Dr Neil Gordon, Author, Flexible Pedagogies: Technology-Enhanced Learning Report, from the University of Hull, spoke about integrating technology effectively to support flexible learning at Hull. He discussed the rationale for making learning more flexible for students, and talked about the implications, e.g. ethical and security concerns associated with the use of technologies. He also proposed flexible forms of assessment (for example, giving students a choice between an exam and an assignment; allowing students to propose the format of their own assessments) as a natural consequence of flexible teaching delivery.
Dr Crinela Pislaru, Senior Lecturer, University of Huddersfield, gave a case study on enhancing employability for STEM students through peer-based mentoring. In this case study, undergraduate students in electrical and mechanical engineering courses were mentored by postgraduate students from the Institute of Railway Research. Students were given practical projects to do in groups, with their mentors, and were required to reflect together regularly on the effectiveness of their teamwork.This experience was a valuable addition to students’ CVs.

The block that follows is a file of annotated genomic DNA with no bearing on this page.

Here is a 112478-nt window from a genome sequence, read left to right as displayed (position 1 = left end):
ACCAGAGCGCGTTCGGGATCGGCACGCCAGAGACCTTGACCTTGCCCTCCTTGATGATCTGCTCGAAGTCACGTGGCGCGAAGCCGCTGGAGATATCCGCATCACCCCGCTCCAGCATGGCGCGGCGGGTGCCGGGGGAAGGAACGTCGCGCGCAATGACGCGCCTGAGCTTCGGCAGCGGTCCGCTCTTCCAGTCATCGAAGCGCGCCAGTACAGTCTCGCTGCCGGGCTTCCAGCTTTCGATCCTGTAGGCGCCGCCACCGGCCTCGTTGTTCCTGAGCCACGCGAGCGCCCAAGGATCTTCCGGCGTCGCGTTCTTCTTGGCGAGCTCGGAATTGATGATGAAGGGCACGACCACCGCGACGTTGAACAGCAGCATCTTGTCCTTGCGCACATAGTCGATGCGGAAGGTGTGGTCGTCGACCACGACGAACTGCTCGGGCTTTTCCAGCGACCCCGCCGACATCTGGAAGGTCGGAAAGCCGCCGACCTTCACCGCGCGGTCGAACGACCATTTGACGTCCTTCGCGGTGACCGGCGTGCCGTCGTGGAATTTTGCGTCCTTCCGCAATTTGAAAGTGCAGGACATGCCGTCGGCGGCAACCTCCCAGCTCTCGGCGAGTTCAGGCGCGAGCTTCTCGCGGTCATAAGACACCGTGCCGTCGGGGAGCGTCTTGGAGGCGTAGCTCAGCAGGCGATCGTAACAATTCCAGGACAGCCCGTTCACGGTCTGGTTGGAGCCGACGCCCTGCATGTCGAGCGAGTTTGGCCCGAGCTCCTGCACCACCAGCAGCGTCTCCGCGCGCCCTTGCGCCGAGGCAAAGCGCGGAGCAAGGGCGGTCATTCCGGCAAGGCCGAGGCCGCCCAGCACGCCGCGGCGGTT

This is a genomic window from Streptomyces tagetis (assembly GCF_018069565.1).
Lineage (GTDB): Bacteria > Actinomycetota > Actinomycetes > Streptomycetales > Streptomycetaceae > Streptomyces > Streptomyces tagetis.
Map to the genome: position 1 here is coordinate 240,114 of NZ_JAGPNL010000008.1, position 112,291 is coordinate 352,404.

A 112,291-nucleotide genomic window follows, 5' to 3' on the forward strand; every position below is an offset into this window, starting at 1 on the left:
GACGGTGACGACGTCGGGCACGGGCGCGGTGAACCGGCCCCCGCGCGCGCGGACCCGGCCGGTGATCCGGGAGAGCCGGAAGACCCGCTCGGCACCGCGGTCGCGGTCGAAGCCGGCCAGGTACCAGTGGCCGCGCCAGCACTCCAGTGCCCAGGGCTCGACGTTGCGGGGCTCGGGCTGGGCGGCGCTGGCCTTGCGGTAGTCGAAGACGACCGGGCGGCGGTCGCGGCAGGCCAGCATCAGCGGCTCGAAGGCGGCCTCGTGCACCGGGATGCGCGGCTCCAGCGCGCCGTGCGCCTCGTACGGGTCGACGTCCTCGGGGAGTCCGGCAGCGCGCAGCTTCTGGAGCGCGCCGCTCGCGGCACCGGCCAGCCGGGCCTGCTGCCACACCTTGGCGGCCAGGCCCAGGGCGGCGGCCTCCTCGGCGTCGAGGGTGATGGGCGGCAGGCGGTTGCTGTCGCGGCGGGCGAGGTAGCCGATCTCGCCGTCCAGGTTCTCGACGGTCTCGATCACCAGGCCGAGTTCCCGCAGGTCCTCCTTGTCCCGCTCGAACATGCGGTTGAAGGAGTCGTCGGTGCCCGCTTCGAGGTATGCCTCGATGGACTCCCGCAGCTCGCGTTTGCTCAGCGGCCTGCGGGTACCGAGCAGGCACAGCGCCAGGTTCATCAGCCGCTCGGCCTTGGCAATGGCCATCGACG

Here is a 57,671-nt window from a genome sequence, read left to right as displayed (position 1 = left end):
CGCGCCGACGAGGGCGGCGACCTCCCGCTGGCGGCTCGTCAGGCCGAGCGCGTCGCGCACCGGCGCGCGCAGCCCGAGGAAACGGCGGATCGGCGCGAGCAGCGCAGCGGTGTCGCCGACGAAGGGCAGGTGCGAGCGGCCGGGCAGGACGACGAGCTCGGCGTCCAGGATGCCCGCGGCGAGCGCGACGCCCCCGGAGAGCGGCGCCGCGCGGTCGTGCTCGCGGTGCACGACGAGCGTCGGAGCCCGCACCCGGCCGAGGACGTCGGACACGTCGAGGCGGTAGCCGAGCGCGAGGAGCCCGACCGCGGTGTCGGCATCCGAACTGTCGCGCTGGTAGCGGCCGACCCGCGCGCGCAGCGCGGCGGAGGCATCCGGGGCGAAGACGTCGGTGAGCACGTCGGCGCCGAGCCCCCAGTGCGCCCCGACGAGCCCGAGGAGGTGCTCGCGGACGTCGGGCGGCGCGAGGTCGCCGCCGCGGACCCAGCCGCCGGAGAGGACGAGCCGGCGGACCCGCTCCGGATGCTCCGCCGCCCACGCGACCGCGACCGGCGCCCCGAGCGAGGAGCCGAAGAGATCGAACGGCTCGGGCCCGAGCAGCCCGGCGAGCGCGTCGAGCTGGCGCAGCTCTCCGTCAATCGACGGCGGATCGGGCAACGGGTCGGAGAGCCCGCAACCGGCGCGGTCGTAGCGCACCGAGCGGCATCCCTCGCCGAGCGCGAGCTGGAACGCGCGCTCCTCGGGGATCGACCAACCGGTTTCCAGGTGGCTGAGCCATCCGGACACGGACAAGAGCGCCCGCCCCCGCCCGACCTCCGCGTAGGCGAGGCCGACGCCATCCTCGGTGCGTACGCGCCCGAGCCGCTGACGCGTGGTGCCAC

Finally, Professor Michael Thorne, Vice-Chancellor, Anglia Ruskin University, spoke on the topic of embedding work-based learning into the curriculum to improve employability prospects. He described an initiative at Anglia Ruskin called Degrees@Work, in which entire degrees are offered at workplaces, jointly managed and run by the university and the employers. Their commercial partners include Barclays, Specsavers and Harrods, with degrees in banking, optometry, and retail respectively. He presented this business model as a win-win situation for all concerned – students do not have to pay fees, while the employers pay premium fees to the university for bespoke programmes. He also discussed a self-employment programme running at Anglia Ruskin, in which students are given support and encouragement to start up their own businesses.
All in all, it was a full programme with many thought-provoking ideas to take away. All slides from the event are available here.
Designing and Delivering a Quality HE Curriculum – some takeaways by Gabi Witthaus is licensed under a Creative Commons Attribution 4.0 International License.By Gabi Witthaus, Learning & Teaching Facilitator, School of Business & Economics, Loughborough University.